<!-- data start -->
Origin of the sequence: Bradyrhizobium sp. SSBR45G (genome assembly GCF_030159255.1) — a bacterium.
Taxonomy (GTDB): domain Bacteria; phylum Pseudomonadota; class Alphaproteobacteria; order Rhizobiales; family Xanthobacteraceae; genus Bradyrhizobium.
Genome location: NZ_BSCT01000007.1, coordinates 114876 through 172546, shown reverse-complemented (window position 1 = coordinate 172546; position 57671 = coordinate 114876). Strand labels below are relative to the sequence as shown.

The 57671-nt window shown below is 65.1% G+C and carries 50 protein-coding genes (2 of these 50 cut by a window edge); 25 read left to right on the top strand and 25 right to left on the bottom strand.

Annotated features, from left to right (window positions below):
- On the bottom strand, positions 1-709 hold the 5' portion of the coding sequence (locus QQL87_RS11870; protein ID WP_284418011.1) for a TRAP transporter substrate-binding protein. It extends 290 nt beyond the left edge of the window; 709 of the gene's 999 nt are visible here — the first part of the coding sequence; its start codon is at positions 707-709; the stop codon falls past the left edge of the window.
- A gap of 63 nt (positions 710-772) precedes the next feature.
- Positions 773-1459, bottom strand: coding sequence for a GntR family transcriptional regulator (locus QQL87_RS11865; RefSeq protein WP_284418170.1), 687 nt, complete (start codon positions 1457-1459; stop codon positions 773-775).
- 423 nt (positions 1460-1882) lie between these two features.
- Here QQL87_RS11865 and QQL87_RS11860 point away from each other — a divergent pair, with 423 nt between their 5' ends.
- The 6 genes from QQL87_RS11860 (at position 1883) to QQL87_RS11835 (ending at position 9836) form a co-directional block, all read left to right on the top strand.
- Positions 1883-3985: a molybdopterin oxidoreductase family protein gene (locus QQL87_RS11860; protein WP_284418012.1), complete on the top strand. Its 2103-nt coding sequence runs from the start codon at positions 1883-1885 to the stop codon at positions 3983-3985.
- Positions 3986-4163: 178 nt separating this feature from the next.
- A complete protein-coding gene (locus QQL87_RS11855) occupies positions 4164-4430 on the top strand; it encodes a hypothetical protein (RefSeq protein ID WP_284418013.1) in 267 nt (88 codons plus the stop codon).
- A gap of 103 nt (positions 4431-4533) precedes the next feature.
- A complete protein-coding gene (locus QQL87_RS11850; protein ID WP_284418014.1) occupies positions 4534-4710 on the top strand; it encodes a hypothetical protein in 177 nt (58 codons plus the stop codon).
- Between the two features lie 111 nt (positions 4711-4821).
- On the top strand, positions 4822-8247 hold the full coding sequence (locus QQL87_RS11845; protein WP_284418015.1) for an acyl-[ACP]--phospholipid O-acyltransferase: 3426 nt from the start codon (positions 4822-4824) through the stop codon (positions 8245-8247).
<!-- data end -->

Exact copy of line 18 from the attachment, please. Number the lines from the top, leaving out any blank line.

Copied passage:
- On the top strand, positions 4822-8247 hold the full coding sequence (locus QQL87_RS11845; protein WP_284418015.1) for an acyl-[ACP]--phospholipid O-acyltransferase: 3426 nt from the start codon (positions 4822-4824) through the stop codon (positions 8245-8247).